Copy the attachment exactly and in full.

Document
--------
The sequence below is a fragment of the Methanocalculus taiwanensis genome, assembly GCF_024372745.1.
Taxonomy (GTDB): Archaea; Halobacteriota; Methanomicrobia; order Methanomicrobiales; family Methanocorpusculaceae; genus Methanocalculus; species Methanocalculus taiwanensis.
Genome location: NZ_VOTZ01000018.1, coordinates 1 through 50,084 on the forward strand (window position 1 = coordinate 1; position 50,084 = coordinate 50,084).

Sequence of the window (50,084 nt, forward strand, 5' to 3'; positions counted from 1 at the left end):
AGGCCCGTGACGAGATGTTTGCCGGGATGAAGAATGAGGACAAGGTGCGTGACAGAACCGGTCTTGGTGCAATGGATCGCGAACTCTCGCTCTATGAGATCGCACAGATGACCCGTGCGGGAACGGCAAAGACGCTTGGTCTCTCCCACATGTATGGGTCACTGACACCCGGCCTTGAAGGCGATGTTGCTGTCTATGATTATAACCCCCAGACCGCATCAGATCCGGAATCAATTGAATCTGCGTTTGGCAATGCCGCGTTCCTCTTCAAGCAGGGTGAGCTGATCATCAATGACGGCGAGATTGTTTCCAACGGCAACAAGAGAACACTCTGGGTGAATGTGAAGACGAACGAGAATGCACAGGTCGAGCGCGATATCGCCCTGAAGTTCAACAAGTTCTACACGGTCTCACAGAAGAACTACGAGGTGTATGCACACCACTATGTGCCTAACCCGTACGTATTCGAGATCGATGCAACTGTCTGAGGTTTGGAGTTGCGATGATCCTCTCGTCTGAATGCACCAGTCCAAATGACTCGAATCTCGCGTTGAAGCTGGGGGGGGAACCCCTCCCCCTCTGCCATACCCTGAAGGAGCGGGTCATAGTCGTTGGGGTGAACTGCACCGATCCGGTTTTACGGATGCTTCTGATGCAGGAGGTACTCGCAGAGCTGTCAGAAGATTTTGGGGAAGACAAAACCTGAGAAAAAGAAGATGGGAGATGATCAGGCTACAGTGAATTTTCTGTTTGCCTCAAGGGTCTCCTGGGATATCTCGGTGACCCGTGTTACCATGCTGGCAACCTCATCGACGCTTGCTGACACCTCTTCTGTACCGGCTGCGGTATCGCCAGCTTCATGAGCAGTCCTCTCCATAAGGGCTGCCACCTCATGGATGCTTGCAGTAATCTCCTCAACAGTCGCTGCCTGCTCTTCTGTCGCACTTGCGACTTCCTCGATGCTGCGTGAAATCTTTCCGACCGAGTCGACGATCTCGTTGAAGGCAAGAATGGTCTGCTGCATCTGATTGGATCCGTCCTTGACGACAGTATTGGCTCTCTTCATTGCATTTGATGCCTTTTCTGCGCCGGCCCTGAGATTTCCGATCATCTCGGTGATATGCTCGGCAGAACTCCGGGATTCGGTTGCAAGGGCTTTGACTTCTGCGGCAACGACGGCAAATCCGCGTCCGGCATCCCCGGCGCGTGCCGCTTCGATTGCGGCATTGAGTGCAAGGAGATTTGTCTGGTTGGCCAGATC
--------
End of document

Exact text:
The sequence below is a fragment of the Methanocalculus taiwanensis genome, assembly GCF_024372745.1.
Taxonomy (GTDB): Archaea; Halobacteriota; Methanomicrobia; order Methanomicrobiales; family Methanocorpusculaceae; genus Methanocalculus; species Methanocalculus taiwanensis.
Genome location: NZ_VOTZ01000018.1, coordinates 1 through 50,084 on the forward strand (window position 1 = coordinate 1; position 50,084 = coordinate 50,084).

Sequence of the window (50,084 nt, forward strand, 5' to 3'; positions counted from 1 at the left end):
AGGCCCGTGACGAGATGTTTGCCGGGATGAAGAATGAGGACAAGGTGCGTGACAGAACCGGTCTTGGTGCAATGGATCGCGAACTCTCGCTCTATGAGATCGCACAGATGACCCGTGCGGGAACGGCAAAGACGCTTGGTCTCTCCCACATGTATGGGTCACTGACACCCGGCCTTGAAGGCGATGTTGCTGTCTATGATTATAACCCCCAGACCGCATCAGATCCGGAATCAATTGAATCTGCGTTTGGCAATGCCGCGTTCCTCTTCAAGCAGGGTGAGCTGATCATCAATGACGGCGAGATTGTTTCCAACGGCAACAAGAGAACACTCTGGGTGAATGTGAAGACGAACGAGAATGCACAGGTCGAGCGCGATATCGCCCTGAAGTTCAACAAGTTCTACACGGTCTCACAGAAGAACTACGAGGTGTATGCACACCACTATGTGCCTAACCCGTACGTATTCGAGATCGATGCAACTGTCTGAGGTTTGGAGTTGCGATGATCCTCTCGTCTGAATGCACCAGTCCAAATGACTCGAATCTCGCGTTGAAGCTGGGGGGGGAACCCCTCCCCCTCTGCCATACCCTGAAGGAGCGGGTCATAGTCGTTGGGGTGAACTGCACCGATCCGGTTTTACGGATGCTTCTGATGCAGGAGGTACTCGCAGAGCTGTCAGAAGATTTTGGGGAAGACAAAACCTGAGAAAAAGAAGATGGGAGATGATCAGGCTACAGTGAATTTTCTGTTTGCCTCAAGGGTCTCCTGGGATATCTCGGTGACCCGTGTTACCATGCTGGCAACCTCATCGACGCTTGCTGACACCTCTTCTGTACCGGCTGCGGTATCGCCAGCTTCATGAGCAGTCCTCTCCATAAGGGCTGCCACCTCATGGATGCTTGCAGTAATCTCCTCAACAGTCGCTGCCTGCTCTTCTGTCGCACTTGCGACTTCCTCGATGCTGCGTGAAATCTTTCCGACCGAGTCGACGATCTCGTTGAAGGCAAGAATGGTCTGCTGCATCTGATTGGATCCGTCCTTGACGACAGTATTGGCTCTCTTCATTGCATTTGATGCCTTTTCTGCGCCGGCCCTGAGATTTCCGATCATCTCGGTGATATGCTCGGCAGAACTCCGGGATTCGGTTGCAAGGGCTTTGACTTCTGCGGCAACGACGGCAAATCCGCGTCCGGCATCCCCGGCGCGTGCCGCTTCGATTGCGGCATTGAGTGCAAGGAGATTTGTCTGGTTGGCCAGATC